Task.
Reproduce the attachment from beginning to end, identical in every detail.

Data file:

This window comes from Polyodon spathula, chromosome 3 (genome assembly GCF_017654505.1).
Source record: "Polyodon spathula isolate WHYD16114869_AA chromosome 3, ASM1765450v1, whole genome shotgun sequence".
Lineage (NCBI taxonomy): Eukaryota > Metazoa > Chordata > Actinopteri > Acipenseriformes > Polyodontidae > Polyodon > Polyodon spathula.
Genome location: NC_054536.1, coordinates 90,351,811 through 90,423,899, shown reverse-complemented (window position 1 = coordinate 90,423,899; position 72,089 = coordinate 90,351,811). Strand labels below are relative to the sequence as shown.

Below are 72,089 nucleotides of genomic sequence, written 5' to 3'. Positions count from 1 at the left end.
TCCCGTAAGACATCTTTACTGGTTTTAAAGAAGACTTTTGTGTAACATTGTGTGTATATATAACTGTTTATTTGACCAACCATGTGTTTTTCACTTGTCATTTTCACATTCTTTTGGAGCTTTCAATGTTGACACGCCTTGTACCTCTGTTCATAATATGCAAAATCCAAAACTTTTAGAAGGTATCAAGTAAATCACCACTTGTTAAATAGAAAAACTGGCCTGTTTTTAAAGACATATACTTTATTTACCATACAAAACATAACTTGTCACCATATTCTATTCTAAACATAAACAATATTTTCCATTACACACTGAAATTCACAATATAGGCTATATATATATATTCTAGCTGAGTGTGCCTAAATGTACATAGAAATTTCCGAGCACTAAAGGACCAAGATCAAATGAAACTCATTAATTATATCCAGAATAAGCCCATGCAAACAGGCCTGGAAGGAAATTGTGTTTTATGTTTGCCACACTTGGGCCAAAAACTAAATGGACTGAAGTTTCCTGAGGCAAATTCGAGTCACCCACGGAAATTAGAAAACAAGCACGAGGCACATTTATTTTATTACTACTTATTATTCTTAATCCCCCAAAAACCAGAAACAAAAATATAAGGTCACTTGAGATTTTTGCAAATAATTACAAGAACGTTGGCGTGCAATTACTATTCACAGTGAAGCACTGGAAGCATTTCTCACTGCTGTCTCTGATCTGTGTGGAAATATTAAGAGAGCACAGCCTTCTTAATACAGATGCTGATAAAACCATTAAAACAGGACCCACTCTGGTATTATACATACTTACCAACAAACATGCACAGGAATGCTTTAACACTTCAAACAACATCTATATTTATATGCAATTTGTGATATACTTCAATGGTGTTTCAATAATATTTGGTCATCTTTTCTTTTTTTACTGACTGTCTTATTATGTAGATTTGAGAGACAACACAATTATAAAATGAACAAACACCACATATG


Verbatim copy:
This window comes from Polyodon spathula, chromosome 3 (genome assembly GCF_017654505.1).
Source record: "Polyodon spathula isolate WHYD16114869_AA chromosome 3, ASM1765450v1, whole genome shotgun sequence".
Lineage (NCBI taxonomy): Eukaryota > Metazoa > Chordata > Actinopteri > Acipenseriformes > Polyodontidae > Polyodon > Polyodon spathula.
Genome location: NC_054536.1, coordinates 90,351,811 through 90,423,899, shown reverse-complemented (window position 1 = coordinate 90,423,899; position 72,089 = coordinate 90,351,811). Strand labels below are relative to the sequence as shown.

Below are 72,089 nucleotides of genomic sequence, written 5' to 3'. Positions count from 1 at the left end.
TCCCGTAAGACATCTTTACTGGTTTTAAAGAAGACTTTTGTGTAACATTGTGTGTATATATAACTGTTTATTTGACCAACCATGTGTTTTTCACTTGTCATTTTCACATTCTTTTGGAGCTTTCAATGTTGACACGCCTTGTACCTCTGTTCATAATATGCAAAATCCAAAACTTTTAGAAGGTATCAAGTAAATCACCACTTGTTAAATAGAAAAACTGGCCTGTTTTTAAAGACATATACTTTATTTACCATACAAAACATAACTTGTCACCATATTCTATTCTAAACATAAACAATATTTTCCATTACACACTGAAATTCACAATATAGGCTATATATATATATTCTAGCTGAGTGTGCCTAAATGTACATAGAAATTTCCGAGCACTAAAGGACCAAGATCAAATGAAACTCATTAATTATATCCAGAATAAGCCCATGCAAACAGGCCTGGAAGGAAATTGTGTTTTATGTTTGCCACACTTGGGCCAAAAACTAAATGGACTGAAGTTTCCTGAGGCAAATTCGAGTCACCCACGGAAATTAGAAAACAAGCACGAGGCACATTTATTTTATTACTACTTATTATTCTTAATCCCCCAAAAACCAGAAACAAAAATATAAGGTCACTTGAGATTTTTGCAAATAATTACAAGAACGTTGGCGTGCAATTACTATTCACAGTGAAGCACTGGAAGCATTTCTCACTGCTGTCTCTGATCTGTGTGGAAATATTAAGAGAGCACAGCCTTCTTAATACAGATGCTGATAAAACCATTAAAACAGGACCCACTCTGGTATTATACATACTTACCAACAAACATGCACAGGAATGCTTTAACACTTCAAACAACATCTATATTTATATGCAATTTGTGATATACTTCAATGGTGTTTCAATAATATTTGGTCATCTTTTCTTTTTTTACTGACTGTCTTATTATGTAGATTTGAGAGACAACACAATTATAAAATGAACAAACACCACATATG